Fixing the Housing Crisis Would Create One Million Jobs Annually
By Steve Cook
By writing down all underwater mortgages to market value, the nation’s banks could pump $71 billion per year into the economy, create more than one million jobs annually and save families $6,500 per year on mortgage payments.
That’s the bottom line in a new report by The New Bottom Line, a nationwide campaign representing 1,000 faith-based and community organizations seeking to hold Wall Street accountable and find solutions for struggling and middle-class families.
Grassroots organizations across the country aligned with The New Bottom Line campaign are calling on State Attorneys General who are investigating the banks for foreclosure fraud to stand firm for a settlement agreement that both includes large-scale principle reduction for underwater borrowers and does not release the banks from claims beyond the robo-signing scandal.
“Homeowners across the nation are struggling to pay their boom-era mortgages with their recession-era salaries and the economy is suffering for it. Writing down the principals and interest rates on all underwater mortgages to market value would serve as the second stimulus that America so desperately needs, only without added costs to taxpayers,” according to the report entitled “The Win/Win Solution: How Fixing the Housing Crisis Will Create One Million Jobs.”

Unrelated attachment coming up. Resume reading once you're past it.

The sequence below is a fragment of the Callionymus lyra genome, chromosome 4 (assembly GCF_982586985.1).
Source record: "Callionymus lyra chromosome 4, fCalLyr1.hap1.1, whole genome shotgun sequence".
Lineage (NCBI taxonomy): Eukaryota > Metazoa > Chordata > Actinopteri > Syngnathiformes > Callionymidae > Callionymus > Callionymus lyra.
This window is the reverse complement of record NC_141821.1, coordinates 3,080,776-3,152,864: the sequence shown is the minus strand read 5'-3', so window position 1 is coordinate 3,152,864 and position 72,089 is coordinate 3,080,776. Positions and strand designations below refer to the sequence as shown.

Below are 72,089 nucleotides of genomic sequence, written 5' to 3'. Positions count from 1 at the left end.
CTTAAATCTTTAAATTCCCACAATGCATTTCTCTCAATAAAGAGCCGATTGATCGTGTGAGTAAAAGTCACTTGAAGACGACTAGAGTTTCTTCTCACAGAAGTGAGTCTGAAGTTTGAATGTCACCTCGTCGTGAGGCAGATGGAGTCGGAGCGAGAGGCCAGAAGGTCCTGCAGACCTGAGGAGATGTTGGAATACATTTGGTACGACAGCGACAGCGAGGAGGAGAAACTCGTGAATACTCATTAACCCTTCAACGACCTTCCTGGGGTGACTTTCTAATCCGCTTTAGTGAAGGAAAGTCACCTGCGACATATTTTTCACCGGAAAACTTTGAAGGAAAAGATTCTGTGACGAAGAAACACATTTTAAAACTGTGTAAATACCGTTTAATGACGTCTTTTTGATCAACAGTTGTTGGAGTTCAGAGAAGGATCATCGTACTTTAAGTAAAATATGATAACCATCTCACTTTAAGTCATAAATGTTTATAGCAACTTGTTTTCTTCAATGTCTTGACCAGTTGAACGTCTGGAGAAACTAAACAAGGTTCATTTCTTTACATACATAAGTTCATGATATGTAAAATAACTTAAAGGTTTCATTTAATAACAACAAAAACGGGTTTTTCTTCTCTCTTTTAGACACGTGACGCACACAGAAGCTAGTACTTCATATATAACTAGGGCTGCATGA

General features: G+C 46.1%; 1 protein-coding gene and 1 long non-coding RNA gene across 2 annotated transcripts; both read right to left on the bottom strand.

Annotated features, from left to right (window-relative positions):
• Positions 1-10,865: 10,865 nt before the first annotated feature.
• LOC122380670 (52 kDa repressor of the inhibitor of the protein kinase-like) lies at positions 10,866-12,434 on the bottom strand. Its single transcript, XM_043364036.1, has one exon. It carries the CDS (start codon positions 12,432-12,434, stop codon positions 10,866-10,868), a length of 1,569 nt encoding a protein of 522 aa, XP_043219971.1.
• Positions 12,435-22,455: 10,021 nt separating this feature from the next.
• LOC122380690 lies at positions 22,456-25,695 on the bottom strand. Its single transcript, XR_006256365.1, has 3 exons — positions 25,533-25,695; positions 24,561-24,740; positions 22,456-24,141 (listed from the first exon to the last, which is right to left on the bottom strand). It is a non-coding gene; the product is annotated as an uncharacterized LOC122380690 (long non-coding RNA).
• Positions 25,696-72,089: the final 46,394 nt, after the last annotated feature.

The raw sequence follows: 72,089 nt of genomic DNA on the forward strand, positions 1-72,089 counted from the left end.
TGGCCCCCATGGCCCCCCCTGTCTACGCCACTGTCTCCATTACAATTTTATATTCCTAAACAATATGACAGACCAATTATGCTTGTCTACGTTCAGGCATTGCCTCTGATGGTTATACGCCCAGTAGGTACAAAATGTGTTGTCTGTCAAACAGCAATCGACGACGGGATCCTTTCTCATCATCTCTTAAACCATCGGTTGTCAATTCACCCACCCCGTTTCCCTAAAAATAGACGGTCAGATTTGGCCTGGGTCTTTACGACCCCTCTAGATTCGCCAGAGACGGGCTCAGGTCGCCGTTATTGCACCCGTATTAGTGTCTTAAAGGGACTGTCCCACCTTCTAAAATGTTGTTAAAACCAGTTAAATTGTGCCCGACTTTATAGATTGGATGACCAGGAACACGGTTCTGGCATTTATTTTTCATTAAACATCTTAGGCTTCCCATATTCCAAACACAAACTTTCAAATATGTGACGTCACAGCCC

The plan would lower homeowners’ mortgage payments by an average of more than $500 per month or $6,500 per year. Six billion dollars per month that is currently going to mortgage payments would instead go toward buying groceries, school supplies, and other household necessities.
As consumer demand picked up, businesses would start hiring again. For example, the plan would inject an annual stimulus of $20.5 billion in California and 300,000 jobs per year; $1.64 billion in Ohio and 24,000 jobs; and $12 billion in Florida and almost 180,000 jobs.
Last year, the nation’s top six banks paid out more than twice the cost of the plan ($71 billion per year) in bonuses and compensation alone ($146 billion in 2010), the report says. Currently, the nation’s banks are sitting on a historically high level of cash reserves—$1.64 trillion.